Mixed success

Looking back, U.S. officials are divided over what they achieved in the Horn in the years following the Sept. 11 terrorist attacks.

Successes were rare in the early years of the campaign against al-Qaida in East Africa. The only al-Qaida fighters known to have been killed between 2001 and 2005 were a bodyguard who blew himself up to enable Harun Fazul to escape Kenyan security forces in 2003 and another "minor player" who died of wounds received when Kenyan police seized him, said an intelligence source with long experience in the Horn.

During that period, warlords paid by the CIA helped render "seven or eight" al-Qaida figures out of Somalia, the source said. But although the U.S. focus was on rendering, rather than killing, members of al-Qaida in East Africa, this presented its own challenges.

"The big problem was, what do you do with one of these guys" once he had been captured, a senior military official said. That was "the $100,000 question."

The U.S. was reluctant to put its captives on trial.

"All the evidence [against the al-Qaida figures] is intelligence," the official said. "So unless you want to give it up … we have a problem with [that] based on sources and methods."

Normal procedure was for the warlords to capture the targets, who were then transferred to Djibouti, processed and sent on from there, according to the intelligence source. As for their ultimate destinations, "the only ones I knew were sent to the ‘Salt Pit' in Afghanistan," the source said. The "Salt Pit" is the name of a CIA clandestine prison — sometimes referred to as a "black site" — north of Kabul.

Most sources Army Times interviewed said Operation Black Hawk — the CIA-led campaign against al-Qaida in East Africa — had a direct impact on the terrorist network's efforts in the Horn. Black Hawk was a success, said the intelligence source with long experience in the Horn, because the al-Qaida cell "was certainly degraded, perhaps eviscerated." In addition, the source said, "we believed we were able to foil several [al-Qaida] operations" along the lines of another embassy bombing or a plane attack.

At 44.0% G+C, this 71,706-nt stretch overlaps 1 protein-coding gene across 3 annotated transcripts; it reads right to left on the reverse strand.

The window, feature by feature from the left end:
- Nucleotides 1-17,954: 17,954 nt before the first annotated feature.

However, even as he focused tightly on the manhunt and the renditions, John Bennett, the CIA's station chief in Nairobi in the 2002-03 time frame and now the head of the Agency's National Clandestine Service, had his doubts about that approach, the intelligence source said.

"Bennett always felt that [by focusing on rendition] you weren't getting at the larger problem," the source said.

Always interested in getting at how al-Qaida was targeting U.S. interests in the region, Bennett wanted to go after al-Qaida's network and finances, the source added. (Bennett declined an interview request.)

"We rarely stepped back to ask, ‘What does this thing really look like, and so what?'" the source said. "Not because we didn't think about it but because we went after what we knew."

Combat complications

U.S. efforts were complicated by the fact that there were "two proponent agencies" for the war on al-Qaida in the Horn — U.S. Special Operations Command (higher headquarters for Joint Special Operations Command, whose elite operators were heavily involved in the Horn) and the CIA — according to the intelligence source. This created friction between the CIA and JSOC during the early years of the campaign, the source said. The Horn was what the source described as "a Title 50 environment," meaning it was not considered a combat theater. (Title 50 is the section of the U.S. Code dealing with covert intelligence issues, while Title 10 deals with the armed services, including clandestine military operations.)

Operating out of a sovereign nation — Kenya — in a Title 50 environment meant "we had to let the Kenyans in on anything short of a covert operation," leaving some JSOC "shooters" eager for more aggressive action "very frustrated," the source said.

"Nairobi is a good example of JSOC wanting to come in and conduct operations — let's say a Little Bird [helicopter] strike against a target in the tri-border area of Somalia-Ethiopia-Kenya," the source said. "More than one [JSOC] O-6 came through Nairobi and said, ‘We can do whatever we damn please.'" The source noted that "at the time SOCOM and JSOC were accustomed to working in Title 10 environments" such as Afghanistan and Iraq, where the rules governing combat action were much looser.

Assessing the threat

No U.S. military personnel have died in combat in the Horn since 9/11, which the senior intelligence official described as "amazing." But despite the low cost in American blood, some special operators question whether the U.S. effort there has been worth the risk.